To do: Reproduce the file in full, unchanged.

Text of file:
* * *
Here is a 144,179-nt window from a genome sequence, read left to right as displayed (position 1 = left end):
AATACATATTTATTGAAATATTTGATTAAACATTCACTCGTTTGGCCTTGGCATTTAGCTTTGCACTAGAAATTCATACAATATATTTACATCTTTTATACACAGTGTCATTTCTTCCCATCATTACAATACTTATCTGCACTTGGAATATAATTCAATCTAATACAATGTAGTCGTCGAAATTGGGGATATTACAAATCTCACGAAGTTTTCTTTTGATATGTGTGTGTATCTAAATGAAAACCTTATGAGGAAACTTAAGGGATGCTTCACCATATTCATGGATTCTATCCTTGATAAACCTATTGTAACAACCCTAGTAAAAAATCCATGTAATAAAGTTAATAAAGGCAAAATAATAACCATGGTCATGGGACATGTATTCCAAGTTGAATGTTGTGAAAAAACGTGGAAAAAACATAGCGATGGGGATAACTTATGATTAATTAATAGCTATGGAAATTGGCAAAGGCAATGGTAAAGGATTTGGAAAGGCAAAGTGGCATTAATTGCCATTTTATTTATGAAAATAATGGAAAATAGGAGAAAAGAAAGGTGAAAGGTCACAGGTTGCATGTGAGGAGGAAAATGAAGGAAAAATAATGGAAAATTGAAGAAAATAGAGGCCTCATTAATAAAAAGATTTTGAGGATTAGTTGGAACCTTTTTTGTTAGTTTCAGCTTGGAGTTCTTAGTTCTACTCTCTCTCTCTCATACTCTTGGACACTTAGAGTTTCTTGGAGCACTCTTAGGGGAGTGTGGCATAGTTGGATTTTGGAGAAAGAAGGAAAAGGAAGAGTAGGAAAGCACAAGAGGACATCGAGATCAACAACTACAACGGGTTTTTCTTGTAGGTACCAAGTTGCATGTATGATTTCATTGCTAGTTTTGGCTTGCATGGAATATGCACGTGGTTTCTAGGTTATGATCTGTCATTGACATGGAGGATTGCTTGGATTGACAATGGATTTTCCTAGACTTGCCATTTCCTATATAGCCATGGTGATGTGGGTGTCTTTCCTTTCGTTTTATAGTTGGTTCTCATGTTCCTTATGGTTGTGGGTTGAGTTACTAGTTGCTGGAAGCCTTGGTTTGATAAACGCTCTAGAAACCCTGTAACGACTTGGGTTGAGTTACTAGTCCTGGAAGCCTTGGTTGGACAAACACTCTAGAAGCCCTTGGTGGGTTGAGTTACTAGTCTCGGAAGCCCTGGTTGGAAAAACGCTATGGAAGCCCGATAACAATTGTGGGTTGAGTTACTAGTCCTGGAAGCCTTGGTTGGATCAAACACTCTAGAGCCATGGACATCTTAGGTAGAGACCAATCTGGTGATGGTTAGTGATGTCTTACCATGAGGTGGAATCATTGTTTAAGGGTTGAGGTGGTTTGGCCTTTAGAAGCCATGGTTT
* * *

Here is a 144,179-nt window from a genome sequence, read left to right as displayed (position 1 = left end):
AATACATATTTATTGAAATATTTGATTAAACATTCACTCGTTTGGCCTTGGCATTTAGCTTTGCACTAGAAATTCATACAATATATTTACATCTTTTATACACAGTGTCATTTCTTCCCATCATTACAATACTTATCTGCACTTGGAATATAATTCAATCTAATACAATGTAGTCGTCGAAATTGGGGATATTACAAATCTCACGAAGTTTTCTTTTGATATGTGTGTGTATCTAAATGAAAACCTTATGAGGAAACTTAAGGGATGCTTCACCATATTCATGGATTCTATCCTTGATAAACCTATTGTAACAACCCTAGTAAAAAATCCATGTAATAAAGTTAATAAAGGCAAAATAATAACCATGGTCATGGGACATGTATTCCAAGTTGAATGTTGTGAAAAAACGTGGAAAAAACATAGCGATGGGGATAACTTATGATTAATTAATAGCTATGGAAATTGGCAAAGGCAATGGTAAAGGATTTGGAAAGGCAAAGTGGCATTAATTGCCATTTTATTTATGAAAATAATGGAAAATAGGAGAAAAGAAAGGTGAAAGGTCACAGGTTGCATGTGAGGAGGAAAATGAAGGAAAAATAATGGAAAATTGAAGAAAATAGAGGCCTCATTAATAAAAAGATTTTGAGGATTAGTTGGAACCTTTTTTGTTAGTTTCAGCTTGGAGTTCTTAGTTCTACTCTCTCTCTCTCATACTCTTGGACACTTAGAGTTTCTTGGAGCACTCTTAGGGGAGTGTGGCATAGTTGGATTTTGGAGAAAGAAGGAAAAGGAAGAGTAGGAAAGCACAAGAGGACATCGAGATCAACAACTACAACGGGTTTTTCTTGTAGGTACCAAGTTGCATGTATGATTTCATTGCTAGTTTTGGCTTGCATGGAATATGCACGTGGTTTCTAGGTTATGATCTGTCATTGACATGGAGGATTGCTTGGATTGACAATGGATTTTCCTAGACTTGCCATTTCCTATATAGCCATGGTGATGTGGGTGTCTTTCCTTTCGTTTTATAGTTGGTTCTCATGTTCCTTATGGTTGTGGGTTGAGTTACTAGTTGCTGGAAGCCTTGGTTTGATAAACGCTCTAGAAACCCTGTAACGACTTGGGTTGAGTTACTAGTCCTGGAAGCCTTGGTTGGACAAACACTCTAGAAGCCCTTGGTGGGTTGAGTTACTAGTCTCGGAAGCCCTGGTTGGAAAAACGCTATGGAAGCCCGATAACAATTGTGGGTTGAGTTACTAGTCCTGGAAGCCTTGGTTGGATCAAACACTCTAGAGCCATGGACATCTTAGGTAGAGACCAATCTGGTGATGGTTAGTGATGTCTTACCATGAGGTGGAATCATTGTTTAAGGGTTGAGGTGGTTTGGCCTTTAGAAGCCATGGTTT